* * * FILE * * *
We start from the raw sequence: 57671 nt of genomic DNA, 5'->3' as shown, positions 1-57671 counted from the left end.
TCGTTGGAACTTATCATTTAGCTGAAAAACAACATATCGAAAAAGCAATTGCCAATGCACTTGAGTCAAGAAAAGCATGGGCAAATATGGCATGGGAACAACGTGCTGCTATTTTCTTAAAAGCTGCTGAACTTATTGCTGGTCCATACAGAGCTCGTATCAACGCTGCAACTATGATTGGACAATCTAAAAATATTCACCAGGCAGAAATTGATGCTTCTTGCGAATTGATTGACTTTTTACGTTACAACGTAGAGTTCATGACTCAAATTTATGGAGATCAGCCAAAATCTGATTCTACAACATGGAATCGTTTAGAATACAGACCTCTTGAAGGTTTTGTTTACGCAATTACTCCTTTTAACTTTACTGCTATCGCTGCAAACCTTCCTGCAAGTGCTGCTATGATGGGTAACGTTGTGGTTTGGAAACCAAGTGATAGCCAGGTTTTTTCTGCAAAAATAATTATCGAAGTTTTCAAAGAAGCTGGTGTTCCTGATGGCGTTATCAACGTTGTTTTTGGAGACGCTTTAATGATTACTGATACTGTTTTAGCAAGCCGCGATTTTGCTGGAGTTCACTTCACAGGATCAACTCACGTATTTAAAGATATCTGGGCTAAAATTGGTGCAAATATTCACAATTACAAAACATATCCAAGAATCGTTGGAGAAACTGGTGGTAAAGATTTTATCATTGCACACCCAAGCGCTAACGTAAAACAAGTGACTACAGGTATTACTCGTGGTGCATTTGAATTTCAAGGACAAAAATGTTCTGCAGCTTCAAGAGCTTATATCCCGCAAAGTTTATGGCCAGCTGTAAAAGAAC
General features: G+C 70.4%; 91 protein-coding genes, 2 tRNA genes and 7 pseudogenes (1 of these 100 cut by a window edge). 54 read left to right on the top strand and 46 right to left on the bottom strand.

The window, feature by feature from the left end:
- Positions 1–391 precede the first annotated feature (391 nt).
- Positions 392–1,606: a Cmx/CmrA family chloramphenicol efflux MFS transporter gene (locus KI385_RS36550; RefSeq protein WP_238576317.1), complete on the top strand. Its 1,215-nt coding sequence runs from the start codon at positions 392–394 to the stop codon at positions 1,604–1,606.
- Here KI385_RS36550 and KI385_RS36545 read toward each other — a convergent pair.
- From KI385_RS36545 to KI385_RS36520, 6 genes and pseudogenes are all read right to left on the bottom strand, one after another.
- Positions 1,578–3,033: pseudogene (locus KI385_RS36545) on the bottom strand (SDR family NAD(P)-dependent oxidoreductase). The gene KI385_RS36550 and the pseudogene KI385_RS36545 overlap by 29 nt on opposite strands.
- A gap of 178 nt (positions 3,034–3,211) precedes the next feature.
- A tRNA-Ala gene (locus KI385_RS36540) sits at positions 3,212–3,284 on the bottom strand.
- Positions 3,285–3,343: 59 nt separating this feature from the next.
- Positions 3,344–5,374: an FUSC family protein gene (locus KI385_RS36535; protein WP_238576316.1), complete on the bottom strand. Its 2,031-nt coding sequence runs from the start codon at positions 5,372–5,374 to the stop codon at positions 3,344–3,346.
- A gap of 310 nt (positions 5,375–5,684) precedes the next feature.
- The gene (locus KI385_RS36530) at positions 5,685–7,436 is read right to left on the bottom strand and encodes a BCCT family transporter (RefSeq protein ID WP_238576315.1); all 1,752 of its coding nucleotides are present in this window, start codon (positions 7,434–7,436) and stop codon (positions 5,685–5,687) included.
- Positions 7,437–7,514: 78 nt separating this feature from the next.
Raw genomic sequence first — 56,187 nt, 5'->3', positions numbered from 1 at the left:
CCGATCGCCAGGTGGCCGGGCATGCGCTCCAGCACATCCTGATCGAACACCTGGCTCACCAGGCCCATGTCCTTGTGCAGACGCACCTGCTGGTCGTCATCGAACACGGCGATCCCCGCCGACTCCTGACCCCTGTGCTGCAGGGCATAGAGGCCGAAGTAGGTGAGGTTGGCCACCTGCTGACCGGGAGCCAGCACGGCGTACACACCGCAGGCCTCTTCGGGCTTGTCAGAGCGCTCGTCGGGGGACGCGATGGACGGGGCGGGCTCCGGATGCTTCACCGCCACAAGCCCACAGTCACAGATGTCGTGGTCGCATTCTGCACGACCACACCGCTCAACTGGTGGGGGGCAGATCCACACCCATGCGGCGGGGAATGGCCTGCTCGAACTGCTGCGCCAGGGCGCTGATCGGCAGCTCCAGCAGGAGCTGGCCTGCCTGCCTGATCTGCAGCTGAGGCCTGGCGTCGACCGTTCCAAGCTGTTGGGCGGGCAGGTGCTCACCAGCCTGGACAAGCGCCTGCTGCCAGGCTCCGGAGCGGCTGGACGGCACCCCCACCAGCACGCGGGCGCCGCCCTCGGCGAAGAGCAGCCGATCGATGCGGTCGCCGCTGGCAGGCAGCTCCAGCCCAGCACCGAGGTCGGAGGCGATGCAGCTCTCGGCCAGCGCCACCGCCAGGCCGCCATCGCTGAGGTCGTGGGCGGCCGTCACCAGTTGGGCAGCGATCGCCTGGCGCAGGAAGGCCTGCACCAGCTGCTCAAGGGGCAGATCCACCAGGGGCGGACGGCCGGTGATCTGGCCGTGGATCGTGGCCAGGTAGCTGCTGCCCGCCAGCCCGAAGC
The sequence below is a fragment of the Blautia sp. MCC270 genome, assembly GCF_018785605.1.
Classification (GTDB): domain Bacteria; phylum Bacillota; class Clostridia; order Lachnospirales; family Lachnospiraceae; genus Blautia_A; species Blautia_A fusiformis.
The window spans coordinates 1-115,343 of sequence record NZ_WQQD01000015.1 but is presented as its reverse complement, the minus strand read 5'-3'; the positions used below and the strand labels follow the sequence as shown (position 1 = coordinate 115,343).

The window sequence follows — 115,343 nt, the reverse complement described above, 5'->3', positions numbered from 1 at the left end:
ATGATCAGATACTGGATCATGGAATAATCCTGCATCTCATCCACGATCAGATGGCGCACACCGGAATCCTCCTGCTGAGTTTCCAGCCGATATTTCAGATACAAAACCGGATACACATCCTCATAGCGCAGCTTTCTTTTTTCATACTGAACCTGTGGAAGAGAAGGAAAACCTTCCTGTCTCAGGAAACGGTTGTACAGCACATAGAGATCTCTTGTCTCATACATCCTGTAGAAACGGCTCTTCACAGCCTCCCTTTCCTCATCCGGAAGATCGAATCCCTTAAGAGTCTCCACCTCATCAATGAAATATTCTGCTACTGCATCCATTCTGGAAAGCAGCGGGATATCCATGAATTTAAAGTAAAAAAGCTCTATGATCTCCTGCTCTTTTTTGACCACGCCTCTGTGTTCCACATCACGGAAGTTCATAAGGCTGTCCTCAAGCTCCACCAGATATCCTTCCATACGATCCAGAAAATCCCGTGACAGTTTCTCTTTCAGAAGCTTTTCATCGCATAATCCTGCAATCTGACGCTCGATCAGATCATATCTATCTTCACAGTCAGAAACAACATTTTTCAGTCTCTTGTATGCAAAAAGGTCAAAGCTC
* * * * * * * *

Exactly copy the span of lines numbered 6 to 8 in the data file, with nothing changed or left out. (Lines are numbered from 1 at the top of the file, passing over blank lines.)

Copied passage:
- Positions 392–1,606: a Cmx/CmrA family chloramphenicol efflux MFS transporter gene (locus KI385_RS36550; RefSeq protein WP_238576317.1), complete on the top strand. Its 1,215-nt coding sequence runs from the start codon at positions 392–394 to the stop codon at positions 1,604–1,606.
- Here KI385_RS36550 and KI385_RS36545 read toward each other — a convergent pair.
- From KI385_RS36545 to KI385_RS36520, 6 genes and pseudogenes are all read right to left on the bottom strand, one after another.